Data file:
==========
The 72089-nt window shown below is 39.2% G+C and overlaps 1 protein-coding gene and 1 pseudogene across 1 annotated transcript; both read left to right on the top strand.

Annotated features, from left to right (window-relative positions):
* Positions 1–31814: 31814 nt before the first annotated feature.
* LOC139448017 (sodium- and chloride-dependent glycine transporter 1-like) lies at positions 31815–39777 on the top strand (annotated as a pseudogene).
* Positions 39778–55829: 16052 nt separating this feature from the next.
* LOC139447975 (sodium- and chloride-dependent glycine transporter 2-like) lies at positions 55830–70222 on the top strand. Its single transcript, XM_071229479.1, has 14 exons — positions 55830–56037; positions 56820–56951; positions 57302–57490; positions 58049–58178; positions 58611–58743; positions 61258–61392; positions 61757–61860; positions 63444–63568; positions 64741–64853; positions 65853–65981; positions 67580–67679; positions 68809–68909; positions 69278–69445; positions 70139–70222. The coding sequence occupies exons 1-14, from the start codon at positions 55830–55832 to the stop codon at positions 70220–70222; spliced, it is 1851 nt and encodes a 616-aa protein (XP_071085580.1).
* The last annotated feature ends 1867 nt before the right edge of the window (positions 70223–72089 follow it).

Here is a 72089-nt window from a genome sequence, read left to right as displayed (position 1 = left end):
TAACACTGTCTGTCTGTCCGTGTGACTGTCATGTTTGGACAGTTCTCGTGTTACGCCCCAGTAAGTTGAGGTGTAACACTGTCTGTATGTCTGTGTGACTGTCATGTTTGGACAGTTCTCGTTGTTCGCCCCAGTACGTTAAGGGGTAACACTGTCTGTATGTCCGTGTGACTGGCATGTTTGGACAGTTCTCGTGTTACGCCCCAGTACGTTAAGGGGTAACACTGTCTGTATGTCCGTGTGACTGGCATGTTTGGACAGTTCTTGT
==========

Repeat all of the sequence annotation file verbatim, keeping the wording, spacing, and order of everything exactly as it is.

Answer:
The 72089-nt window shown below is 39.2% G+C and overlaps 1 protein-coding gene and 1 pseudogene across 1 annotated transcript; both read left to right on the top strand.

Annotated features, from left to right (window-relative positions):
* Positions 1–31814: 31814 nt before the first annotated feature.
* LOC139448017 (sodium- and chloride-dependent glycine transporter 1-like) lies at positions 31815–39777 on the top strand (annotated as a pseudogene).
* Positions 39778–55829: 16052 nt separating this feature from the next.
* LOC139447975 (sodium- and chloride-dependent glycine transporter 2-like) lies at positions 55830–70222 on the top strand. Its single transcript, XM_071229479.1, has 14 exons — positions 55830–56037; positions 56820–56951; positions 57302–57490; positions 58049–58178; positions 58611–58743; positions 61258–61392; positions 61757–61860; positions 63444–63568; positions 64741–64853; positions 65853–65981; positions 67580–67679; positions 68809–68909; positions 69278–69445; positions 70139–70222. The coding sequence occupies exons 1-14, from the start codon at positions 55830–55832 to the stop codon at positions 70220–70222; spliced, it is 1851 nt and encodes a 616-aa protein (XP_071085580.1).
* The last annotated feature ends 1867 nt before the right edge of the window (positions 70223–72089 follow it).

Here is a 72089-nt window from a genome sequence, read left to right as displayed (position 1 = left end):
TAACACTGTCTGTCTGTCCGTGTGACTGTCATGTTTGGACAGTTCTCGTGTTACGCCCCAGTAAGTTGAGGTGTAACACTGTCTGTATGTCTGTGTGACTGTCATGTTTGGACAGTTCTCGTTGTTCGCCCCAGTACGTTAAGGGGTAACACTGTCTGTATGTCCGTGTGACTGGCATGTTTGGACAGTTCTCGTGTTACGCCCCAGTACGTTAAGGGGTAACACTGTCTGTATGTCCGTGTGACTGGCATGTTTGGACAGTTCTTGT